My journey started at dawn and as my thoughts floated through the twilight I reminded myself to keep an open mind.
That I did. But it wasn’t enough to prepare me for what’s to come as I landed at Yangon Airport.
For the next 7 days I followed the nuns of the Good Shepherd Sisters to their mission in Loikaw and Magyikwin to follow up on cases of human trafficking and gender based violence.
I was not born in a village and have not lived in one let alone one that is under served and lack of amenities. The conditions in Magyikwin was a place I could never imagine.The roads were broken and muddy with pigs running all over. Even the clinic was in quite deplorable condition.
I come from a middle class family and I worked as an executive in a company. At the back of my mind I know I will never find myself in a similar situation because I am educated and I will be able to look for a job back home in Malaysia. With this in mind it made me appreciate more the struggles of these women in Myanmar and the sisters who are working to help them.
I can’t imagine what they have been through or what they are going through.
I also learnt that human trafficking is not only across global borders but also very rampant internally. The story of 20-year-old Min Nge gripped me. She went from her poor village home to work in a nursery only to be tortured by her employer.
As I sat there listening to her recount her experiences of endless beatings and torture with no hope of it ending I began to admire her resilience and courage. At one point her torturer asked her friends to pin her down while he beat her with a bamboo and scalded her palm with hot wax. I believe she is able to talk about it now because the nun who was with us was the one who rescued her.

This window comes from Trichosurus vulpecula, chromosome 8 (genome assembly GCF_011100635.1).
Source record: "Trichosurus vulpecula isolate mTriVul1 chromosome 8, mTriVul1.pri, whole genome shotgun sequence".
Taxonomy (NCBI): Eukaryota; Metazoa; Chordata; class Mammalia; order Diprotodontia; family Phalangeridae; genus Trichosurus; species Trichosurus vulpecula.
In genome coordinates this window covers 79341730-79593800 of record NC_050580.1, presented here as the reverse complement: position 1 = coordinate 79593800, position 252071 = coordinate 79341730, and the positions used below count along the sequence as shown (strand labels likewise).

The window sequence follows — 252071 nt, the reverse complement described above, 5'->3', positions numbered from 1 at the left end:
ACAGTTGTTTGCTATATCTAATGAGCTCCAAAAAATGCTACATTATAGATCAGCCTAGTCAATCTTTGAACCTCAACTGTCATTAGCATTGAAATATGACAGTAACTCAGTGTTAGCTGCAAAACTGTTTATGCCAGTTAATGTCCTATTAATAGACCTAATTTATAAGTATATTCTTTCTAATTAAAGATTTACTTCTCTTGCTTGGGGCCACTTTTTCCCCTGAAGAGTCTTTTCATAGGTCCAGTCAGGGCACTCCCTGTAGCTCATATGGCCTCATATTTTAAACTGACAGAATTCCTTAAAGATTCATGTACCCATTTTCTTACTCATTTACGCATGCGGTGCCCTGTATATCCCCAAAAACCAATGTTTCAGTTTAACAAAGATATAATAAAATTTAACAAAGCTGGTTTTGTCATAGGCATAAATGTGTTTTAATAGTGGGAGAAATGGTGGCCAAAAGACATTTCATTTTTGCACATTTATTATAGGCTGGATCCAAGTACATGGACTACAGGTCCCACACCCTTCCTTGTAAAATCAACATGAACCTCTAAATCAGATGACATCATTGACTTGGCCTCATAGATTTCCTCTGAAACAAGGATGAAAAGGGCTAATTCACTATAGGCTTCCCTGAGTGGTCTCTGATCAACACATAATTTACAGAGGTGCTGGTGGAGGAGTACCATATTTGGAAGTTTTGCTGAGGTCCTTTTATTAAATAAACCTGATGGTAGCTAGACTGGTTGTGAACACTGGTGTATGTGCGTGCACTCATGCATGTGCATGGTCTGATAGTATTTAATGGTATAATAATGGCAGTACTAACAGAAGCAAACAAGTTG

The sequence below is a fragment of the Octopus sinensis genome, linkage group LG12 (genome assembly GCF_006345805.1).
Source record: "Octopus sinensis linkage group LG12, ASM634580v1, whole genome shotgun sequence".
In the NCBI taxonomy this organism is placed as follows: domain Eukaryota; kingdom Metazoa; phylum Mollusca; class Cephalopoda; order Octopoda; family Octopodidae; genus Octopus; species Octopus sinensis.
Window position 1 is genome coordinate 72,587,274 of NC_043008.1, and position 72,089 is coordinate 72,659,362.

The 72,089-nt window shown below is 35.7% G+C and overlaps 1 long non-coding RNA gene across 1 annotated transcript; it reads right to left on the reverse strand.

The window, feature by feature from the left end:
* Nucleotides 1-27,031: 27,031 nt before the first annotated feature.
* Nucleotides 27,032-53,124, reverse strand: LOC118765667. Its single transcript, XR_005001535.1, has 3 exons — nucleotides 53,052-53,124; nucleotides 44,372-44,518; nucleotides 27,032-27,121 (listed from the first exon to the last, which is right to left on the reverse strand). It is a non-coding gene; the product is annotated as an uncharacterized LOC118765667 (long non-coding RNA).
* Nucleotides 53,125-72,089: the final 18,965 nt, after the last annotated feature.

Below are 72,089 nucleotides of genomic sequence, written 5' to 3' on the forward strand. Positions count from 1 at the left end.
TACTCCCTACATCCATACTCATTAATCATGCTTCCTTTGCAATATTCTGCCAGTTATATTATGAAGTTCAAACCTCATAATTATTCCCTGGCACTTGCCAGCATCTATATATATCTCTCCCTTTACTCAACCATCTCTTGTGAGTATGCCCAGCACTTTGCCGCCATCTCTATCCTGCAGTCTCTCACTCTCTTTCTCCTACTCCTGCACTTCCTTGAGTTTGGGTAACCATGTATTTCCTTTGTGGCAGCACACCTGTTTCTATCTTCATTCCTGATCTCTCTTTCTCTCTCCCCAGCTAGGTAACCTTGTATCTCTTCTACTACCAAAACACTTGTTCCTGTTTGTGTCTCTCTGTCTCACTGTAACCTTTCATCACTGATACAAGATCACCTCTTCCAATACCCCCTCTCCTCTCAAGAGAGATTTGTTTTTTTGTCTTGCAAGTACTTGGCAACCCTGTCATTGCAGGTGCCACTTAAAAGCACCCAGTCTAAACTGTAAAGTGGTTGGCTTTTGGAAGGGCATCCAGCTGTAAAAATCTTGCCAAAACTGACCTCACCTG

At this point I had turned my attention from trying to imagine the torture to the nun’s courage and the sense of security they have given Min Nge to help her rehabilitate.
I heard someone asked Min Nge if she ever thought of why this had happened to her. She replied “They are rich and I am poor and uneducated.” There was another human trafficking returnee in Rhakine state who seemed to think it was because “I can’t speak their language”.
I managed to get a glimpse into the Good Sheperds Sisters plans to step up efforts in improving the lot of women in these areas. It may seem ambitious but the sisters are passionate about their mission and are always ready to act.
They are all very brave women. Even though they are in such a hopeless situation they still continue to fight harder for a better tomorrow. They don’t just accept their fate.